Mintra Notebook Bundle - The great thing about these daily writing journals is that the top portion of the journal has space for drawings. This is ideal for students who may not be ready to write full sentences right away and need to rely on images to support their writing.
Oxford Jr Primary Notebooks - These small journals are about the size of half of a regular journal. Since they are smaller and positioned horizontally, they are ideal for younger kids. The spiral also makes it easy to open the notebook to lay completely flat on the desk. Oxford Jr also makes full-sized primary notebooks which are not spiral-bound.
Free Kindergarten Journal Writing Prompts
I created a list of over 100 journal prompts for kids you can use, and they're all completely free! Add these to your lesson plans, and you'll have over half a year's prompts to use anytime.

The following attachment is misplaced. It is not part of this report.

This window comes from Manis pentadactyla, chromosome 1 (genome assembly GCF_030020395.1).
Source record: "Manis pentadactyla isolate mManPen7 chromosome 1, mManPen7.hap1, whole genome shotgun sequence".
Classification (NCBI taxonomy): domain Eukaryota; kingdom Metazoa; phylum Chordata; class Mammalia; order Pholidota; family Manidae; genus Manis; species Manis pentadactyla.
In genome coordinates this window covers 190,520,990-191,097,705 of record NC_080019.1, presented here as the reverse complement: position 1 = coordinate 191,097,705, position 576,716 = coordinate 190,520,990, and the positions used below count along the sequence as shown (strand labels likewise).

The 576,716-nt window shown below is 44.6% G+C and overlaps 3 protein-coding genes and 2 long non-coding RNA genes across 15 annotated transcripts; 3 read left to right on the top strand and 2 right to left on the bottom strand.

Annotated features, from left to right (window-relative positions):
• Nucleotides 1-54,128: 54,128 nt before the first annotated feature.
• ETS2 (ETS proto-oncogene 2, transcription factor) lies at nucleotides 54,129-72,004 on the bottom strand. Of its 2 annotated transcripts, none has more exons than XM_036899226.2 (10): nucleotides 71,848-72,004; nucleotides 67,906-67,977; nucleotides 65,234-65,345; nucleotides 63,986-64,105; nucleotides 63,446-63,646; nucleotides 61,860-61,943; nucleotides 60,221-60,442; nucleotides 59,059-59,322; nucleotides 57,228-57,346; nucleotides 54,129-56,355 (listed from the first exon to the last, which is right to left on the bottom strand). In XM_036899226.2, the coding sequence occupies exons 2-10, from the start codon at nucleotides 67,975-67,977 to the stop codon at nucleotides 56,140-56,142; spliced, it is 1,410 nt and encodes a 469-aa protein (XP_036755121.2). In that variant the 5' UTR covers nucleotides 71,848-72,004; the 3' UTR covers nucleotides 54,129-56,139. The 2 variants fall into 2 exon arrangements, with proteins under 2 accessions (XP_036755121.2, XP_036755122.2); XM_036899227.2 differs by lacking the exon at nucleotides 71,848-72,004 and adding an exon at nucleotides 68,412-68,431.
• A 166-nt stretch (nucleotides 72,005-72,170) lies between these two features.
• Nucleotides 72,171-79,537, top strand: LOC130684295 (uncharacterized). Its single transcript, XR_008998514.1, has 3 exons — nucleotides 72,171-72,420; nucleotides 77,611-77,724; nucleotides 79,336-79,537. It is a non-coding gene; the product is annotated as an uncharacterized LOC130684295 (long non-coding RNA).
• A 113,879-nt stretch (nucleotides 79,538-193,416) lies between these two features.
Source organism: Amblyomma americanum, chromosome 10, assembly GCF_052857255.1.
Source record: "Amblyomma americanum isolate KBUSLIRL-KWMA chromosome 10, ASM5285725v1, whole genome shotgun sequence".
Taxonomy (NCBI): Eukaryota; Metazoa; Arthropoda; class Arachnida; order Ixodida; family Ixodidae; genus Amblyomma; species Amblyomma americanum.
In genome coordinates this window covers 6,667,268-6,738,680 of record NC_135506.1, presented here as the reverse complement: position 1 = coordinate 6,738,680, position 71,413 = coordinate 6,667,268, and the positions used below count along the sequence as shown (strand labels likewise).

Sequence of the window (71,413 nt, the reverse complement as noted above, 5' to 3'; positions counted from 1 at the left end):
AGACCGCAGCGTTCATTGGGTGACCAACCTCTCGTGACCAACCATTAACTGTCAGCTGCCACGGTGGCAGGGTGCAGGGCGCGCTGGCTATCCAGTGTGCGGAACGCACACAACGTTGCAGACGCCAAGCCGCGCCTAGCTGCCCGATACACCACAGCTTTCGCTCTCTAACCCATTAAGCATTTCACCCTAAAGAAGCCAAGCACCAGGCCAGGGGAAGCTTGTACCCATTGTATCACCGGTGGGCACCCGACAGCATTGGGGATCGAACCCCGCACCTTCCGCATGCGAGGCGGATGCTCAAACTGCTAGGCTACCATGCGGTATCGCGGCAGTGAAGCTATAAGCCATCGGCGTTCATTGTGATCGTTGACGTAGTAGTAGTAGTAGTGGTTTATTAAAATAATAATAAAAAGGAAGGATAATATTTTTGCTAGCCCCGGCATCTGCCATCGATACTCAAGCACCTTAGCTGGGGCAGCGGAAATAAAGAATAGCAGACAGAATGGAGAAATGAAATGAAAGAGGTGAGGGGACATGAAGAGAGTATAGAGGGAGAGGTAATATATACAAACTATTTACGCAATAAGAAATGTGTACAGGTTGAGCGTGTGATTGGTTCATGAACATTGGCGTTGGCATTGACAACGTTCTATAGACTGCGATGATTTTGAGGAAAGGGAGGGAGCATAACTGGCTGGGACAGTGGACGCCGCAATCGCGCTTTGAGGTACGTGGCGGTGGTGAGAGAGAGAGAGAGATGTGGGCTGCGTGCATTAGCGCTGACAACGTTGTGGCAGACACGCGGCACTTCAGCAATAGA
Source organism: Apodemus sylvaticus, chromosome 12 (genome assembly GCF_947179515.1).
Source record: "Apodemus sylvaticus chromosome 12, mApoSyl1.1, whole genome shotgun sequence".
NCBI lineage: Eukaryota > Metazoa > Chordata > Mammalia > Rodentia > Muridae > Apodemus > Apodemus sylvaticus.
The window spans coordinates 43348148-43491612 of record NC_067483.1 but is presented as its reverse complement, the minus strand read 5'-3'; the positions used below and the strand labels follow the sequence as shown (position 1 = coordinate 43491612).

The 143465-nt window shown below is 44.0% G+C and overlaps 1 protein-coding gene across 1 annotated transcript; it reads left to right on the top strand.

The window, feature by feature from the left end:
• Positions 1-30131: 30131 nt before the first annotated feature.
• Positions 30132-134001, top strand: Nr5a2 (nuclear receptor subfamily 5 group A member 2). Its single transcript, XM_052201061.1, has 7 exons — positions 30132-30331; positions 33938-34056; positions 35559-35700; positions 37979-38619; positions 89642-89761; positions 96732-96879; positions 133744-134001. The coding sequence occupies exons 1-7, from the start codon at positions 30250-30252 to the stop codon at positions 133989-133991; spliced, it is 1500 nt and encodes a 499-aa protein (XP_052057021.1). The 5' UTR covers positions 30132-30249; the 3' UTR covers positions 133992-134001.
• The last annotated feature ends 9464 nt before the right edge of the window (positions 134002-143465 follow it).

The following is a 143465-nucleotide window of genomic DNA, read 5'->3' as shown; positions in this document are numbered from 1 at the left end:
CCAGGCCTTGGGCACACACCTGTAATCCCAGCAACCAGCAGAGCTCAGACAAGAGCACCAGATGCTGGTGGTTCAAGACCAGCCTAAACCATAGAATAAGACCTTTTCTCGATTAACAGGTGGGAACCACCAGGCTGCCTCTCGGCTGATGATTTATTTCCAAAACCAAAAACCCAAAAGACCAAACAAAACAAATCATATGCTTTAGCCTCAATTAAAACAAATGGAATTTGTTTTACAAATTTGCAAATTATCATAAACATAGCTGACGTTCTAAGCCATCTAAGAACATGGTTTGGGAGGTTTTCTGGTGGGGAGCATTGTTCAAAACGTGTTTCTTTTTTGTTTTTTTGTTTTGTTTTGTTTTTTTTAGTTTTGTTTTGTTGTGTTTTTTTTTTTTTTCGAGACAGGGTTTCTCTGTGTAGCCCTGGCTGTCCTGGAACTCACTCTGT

How to Use Kindergarten Writing Journals
There are several ways to incorporate journals into your instruction. The best method is to use them daily, starting at the beginning of the year, although it will take time to scaffold your students to independence!
How to Start a Daily Writing Routine
Let's help your students start writing complete sentences every single day, starting at the beginning of kindergarten. Since it's much less cognitively demanding for students to share information about themselves or their lives, this is a natural place to start developing their writing skills. There are several ways to do this, though!
I'm a big fan of recount writing and have a free guide to help you implement this practice in your classroom.
The basic idea of recount writing is to have students share something that happened to them recently.
This type of writing can become formulaic, which is a good thing for beginners. The repetition makes it easier for your students to internalise the process, making it faster and easier each time.
By following the same familiar scaffold each week, it reduces the cognitive load for beginning writers.